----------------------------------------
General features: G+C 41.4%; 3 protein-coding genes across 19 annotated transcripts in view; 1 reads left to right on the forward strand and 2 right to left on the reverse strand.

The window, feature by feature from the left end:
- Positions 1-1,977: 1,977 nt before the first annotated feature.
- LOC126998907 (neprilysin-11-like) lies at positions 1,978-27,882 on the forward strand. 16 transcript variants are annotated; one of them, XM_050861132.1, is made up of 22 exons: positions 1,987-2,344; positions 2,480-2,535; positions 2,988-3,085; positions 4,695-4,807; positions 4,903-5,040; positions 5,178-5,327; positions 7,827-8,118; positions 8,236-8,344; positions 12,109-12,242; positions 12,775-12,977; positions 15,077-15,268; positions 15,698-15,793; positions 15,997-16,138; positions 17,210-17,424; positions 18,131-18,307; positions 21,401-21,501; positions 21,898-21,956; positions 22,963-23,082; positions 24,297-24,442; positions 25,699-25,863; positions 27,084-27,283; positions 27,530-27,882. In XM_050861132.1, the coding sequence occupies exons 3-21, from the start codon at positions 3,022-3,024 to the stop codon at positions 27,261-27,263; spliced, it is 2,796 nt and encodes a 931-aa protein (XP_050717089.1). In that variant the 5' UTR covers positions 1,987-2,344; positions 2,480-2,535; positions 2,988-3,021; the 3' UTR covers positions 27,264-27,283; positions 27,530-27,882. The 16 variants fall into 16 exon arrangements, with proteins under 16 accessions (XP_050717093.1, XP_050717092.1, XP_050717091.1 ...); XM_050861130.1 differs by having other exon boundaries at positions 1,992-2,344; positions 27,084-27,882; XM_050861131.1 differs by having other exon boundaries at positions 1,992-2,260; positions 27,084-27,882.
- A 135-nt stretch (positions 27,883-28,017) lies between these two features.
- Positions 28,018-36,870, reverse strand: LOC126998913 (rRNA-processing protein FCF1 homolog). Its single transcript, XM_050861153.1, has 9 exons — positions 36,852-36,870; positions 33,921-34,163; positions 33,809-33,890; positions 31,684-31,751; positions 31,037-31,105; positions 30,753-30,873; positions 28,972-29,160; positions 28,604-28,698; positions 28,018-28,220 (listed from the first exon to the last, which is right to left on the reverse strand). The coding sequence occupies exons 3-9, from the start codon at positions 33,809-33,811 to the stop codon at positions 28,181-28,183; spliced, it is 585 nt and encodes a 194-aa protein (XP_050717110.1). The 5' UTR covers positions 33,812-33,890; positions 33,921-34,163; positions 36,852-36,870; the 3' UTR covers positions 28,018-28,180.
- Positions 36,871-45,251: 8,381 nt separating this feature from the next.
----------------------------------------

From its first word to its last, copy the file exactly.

General features: G+C 41.4%; 3 protein-coding genes across 19 annotated transcripts in view; 1 reads left to right on the forward strand and 2 right to left on the reverse strand.

The window, feature by feature from the left end:
- Positions 1-1,977: 1,977 nt before the first annotated feature.
- LOC126998907 (neprilysin-11-like) lies at positions 1,978-27,882 on the forward strand. 16 transcript variants are annotated; one of them, XM_050861132.1, is made up of 22 exons: positions 1,987-2,344; positions 2,480-2,535; positions 2,988-3,085; positions 4,695-4,807; positions 4,903-5,040; positions 5,178-5,327; positions 7,827-8,118; positions 8,236-8,344; positions 12,109-12,242; positions 12,775-12,977; positions 15,077-15,268; positions 15,698-15,793; positions 15,997-16,138; positions 17,210-17,424; positions 18,131-18,307; positions 21,401-21,501; positions 21,898-21,956; positions 22,963-23,082; positions 24,297-24,442; positions 25,699-25,863; positions 27,084-27,283; positions 27,530-27,882. In XM_050861132.1, the coding sequence occupies exons 3-21, from the start codon at positions 3,022-3,024 to the stop codon at positions 27,261-27,263; spliced, it is 2,796 nt and encodes a 931-aa protein (XP_050717089.1). In that variant the 5' UTR covers positions 1,987-2,344; positions 2,480-2,535; positions 2,988-3,021; the 3' UTR covers positions 27,264-27,283; positions 27,530-27,882. The 16 variants fall into 16 exon arrangements, with proteins under 16 accessions (XP_050717093.1, XP_050717092.1, XP_050717091.1 ...); XM_050861130.1 differs by having other exon boundaries at positions 1,992-2,344; positions 27,084-27,882; XM_050861131.1 differs by having other exon boundaries at positions 1,992-2,260; positions 27,084-27,882.
- A 135-nt stretch (positions 27,883-28,017) lies between these two features.
- Positions 28,018-36,870, reverse strand: LOC126998913 (rRNA-processing protein FCF1 homolog). Its single transcript, XM_050861153.1, has 9 exons — positions 36,852-36,870; positions 33,921-34,163; positions 33,809-33,890; positions 31,684-31,751; positions 31,037-31,105; positions 30,753-30,873; positions 28,972-29,160; positions 28,604-28,698; positions 28,018-28,220 (listed from the first exon to the last, which is right to left on the reverse strand). The coding sequence occupies exons 3-9, from the start codon at positions 33,809-33,811 to the stop codon at positions 28,181-28,183; spliced, it is 585 nt and encodes a 194-aa protein (XP_050717110.1). The 5' UTR covers positions 33,812-33,890; positions 33,921-34,163; positions 36,852-36,870; the 3' UTR covers positions 28,018-28,180.
- Positions 36,871-45,251: 8,381 nt separating this feature from the next.